Seeking recommendations for sanely-priced full-range speakers

Discussion in 'Audio Hardware' started by Benzion, Aug 10, 2019.

  1. AudioAddict

    AudioAddict Member

    Location:
    Phoenix
    Am running 300B SET monoblocks (10 watts per) with Tekton Double Impacts ($3250) and they are a match made in heaven. Also have Emotiva XPA-1s connected and they have 1000 watts into 4 ohms. Because the SET amps are so much more accurate and pleasing, I listen at louder levels with 10 watts than with 1000! Go figure.
    Eric Alexander at Tekton is very pleasant to deal with and although his cabinets are utilitarian, the speakers and designs are exemplary. Terry London and many others have been extolling this combination. These are truly full range speakers and with REW convolution tuning they easily go down to 20cps.
     
  2. Richard Austen

    Richard Austen Forum Resident

    Location:
    Hong Kong
    There are not too many speakers that meet the requirements - The Audio Note AZ TWO and Three would probably but may not on the price - they were $1500 and $1900. They make so many versions of these things it's tough to keep trap - rear port but designed for near wall corner. But they are in the 95dB sensitive range and reach into the 30hz and below range.

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    I did see this prices here: Google Translate
     
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  3. Benzion

    Benzion "Cogito, ergo sum" Forum Resident Thread Starter

    Location:
    Brooklyn, NY
    You know something? - For all intents and purposes, this highlighted paragraph means exactly zilch, because I have first-hand experience, in my own apartment, in the same room, in the same corners, where rear- and bottom-ported speakers are booming, and front-ported are not. What do you think I'm going to trust: my own ears, or something or other written by who knows whom?
     
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  4. Benzion

    Benzion "Cogito, ergo sum" Forum Resident Thread Starter

    Location:
    Brooklyn, NY
    I might, at some point.
     
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  5. Benzion

    Benzion "Cogito, ergo sum" Forum Resident Thread Starter

    Location:
    Brooklyn, NY
    The Heco review was one of the very rare negative reviews I've ever encountered for any piece of gear. WLM has me drooling all over the carpet, but there are no dealers in the US I know of, and the price is probably going to be WAY out of my budget, perhaps in line with Voxativ (I wouldn't be surprised).
     
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  6. SandAndGlass

    SandAndGlass Twilight Forum Resident

    One of the things that I find interesting is that so many smaller and medium sized speakers that are obviously designed for smaller and mid size rooms that you will find in a typical home or apartment, are designed with rear ported cabinets. These designs are usually better when pulled out from walls and corners.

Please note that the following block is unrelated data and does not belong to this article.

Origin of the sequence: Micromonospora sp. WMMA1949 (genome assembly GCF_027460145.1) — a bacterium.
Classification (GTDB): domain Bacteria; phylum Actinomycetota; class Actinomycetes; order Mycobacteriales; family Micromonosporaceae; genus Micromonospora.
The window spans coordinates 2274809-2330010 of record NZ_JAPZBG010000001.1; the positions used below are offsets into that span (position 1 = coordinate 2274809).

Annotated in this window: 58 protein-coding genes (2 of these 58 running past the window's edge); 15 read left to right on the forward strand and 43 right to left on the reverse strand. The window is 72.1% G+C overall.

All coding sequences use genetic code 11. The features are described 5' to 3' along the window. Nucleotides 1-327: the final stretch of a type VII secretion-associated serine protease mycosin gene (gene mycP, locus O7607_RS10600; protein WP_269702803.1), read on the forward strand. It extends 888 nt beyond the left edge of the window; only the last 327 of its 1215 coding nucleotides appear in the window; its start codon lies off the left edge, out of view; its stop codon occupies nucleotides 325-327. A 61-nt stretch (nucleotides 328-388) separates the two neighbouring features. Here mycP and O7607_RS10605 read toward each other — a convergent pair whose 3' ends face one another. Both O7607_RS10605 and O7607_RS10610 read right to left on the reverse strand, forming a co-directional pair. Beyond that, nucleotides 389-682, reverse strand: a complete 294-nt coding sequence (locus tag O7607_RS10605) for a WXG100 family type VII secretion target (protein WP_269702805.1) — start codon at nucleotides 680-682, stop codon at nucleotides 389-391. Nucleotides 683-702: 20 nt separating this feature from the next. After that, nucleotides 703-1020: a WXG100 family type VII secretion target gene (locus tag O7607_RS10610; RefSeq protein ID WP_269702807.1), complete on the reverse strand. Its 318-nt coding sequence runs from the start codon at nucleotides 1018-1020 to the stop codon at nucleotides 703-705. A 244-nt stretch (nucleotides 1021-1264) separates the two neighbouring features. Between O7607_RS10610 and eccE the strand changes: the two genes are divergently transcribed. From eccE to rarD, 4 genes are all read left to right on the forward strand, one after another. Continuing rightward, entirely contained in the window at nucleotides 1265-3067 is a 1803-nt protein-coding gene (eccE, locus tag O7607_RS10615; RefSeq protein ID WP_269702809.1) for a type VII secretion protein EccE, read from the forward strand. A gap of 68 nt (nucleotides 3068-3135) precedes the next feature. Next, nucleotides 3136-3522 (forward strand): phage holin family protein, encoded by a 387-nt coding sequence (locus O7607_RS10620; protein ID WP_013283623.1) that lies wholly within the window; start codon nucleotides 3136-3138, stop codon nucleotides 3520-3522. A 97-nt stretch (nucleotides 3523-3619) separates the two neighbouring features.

7. Benzion

    Benzion "Cogito, ergo sum" Forum Resident Thread Starter

    Location:
    Brooklyn, NY
    Yeah, that baffles me too. I've read somewhere that rear ports are a "cheaper" way to provide meaningful bass, but the reality has me doubting that logic, seeing so many very expensive speakers with rear ports on the one hand, and rear ported speakers, regardless of price, that have very little bass and still need a sub-woofer. So, neither is a panacea for good bass, nor is it cheap. So the question "why" the majority of speakers on the market is rear ported has me beat.
     
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  8. AudioAddict

    AudioAddict Member

    Location:
    Phoenix
    If you damp the ports well you can put the speakers as close as you like to the wall. Am doing this in several locations and have decided that with full range speakers I prefer the damped sound -- the bass is tighter and more accurate. Again, you do not need a sub with the Tekton Double Impacts but they are, apparently, out of your budget. Love their 98.9 db efficiency. SET amps sing so effortlessly...
     
  9. Phil Thien

    Phil Thien Forum Resident

    Location:
    Milwaukee, WI
    Rear ports minimize the effects of leakage, where energy (frequencies) above the port tuning escape the cabinet.

    Smaller speakers tend to be two-ways, so one could expect more midrange energy to escape the port (when compared to three-ways), so better to put the port on the back so this energy has a chance to be further attenuated.

    A full-range speaker with a front port is likely the worst-case scenario, as the port would allow full-range energy to escape.

    Edit to add: There can also be port noise (chuffing, etc.) which is far less audible with ports on the rear.
     
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  10. Subagent

    Subagent All I know is What I Read in the Liner Notes

    Location:
    Arlington, VA
    Whoa. That sounds like something that happened on Star Trek. "Jim, he's dead! He's been bombarded by full-range energy." ;)
     
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  11. Phil Thien

    Phil Thien Forum Resident

    Location:
    Milwaukee, WI
    I'm not trying to argue with you, just pointing out that your tests so far may have been due to other factors. Like, the front-ported speakers may have had a higher roller-off to begin with.

    My point is, if you find a speaker that otherwise ticks all your boxes but has ports on the rear, don't automatically discount them especially if you can arrange a trial in your listening room.
     
  12. Benzion

    Benzion "Cogito, ergo sum" Forum Resident Thread Starter

    Location:
    Brooklyn, NY
    You make very little sense. I already have speakers that check all my boxes, but they boom in the corners because of their rear/bottom porting configurations. What you are saying is I should keep on trying rear-ported speakers until I find one that doesn't boom, which to me is nonsense. Knowing what the issue is, it makes a lot of sense to look for alternatives - front ported or sealed designs, in my case.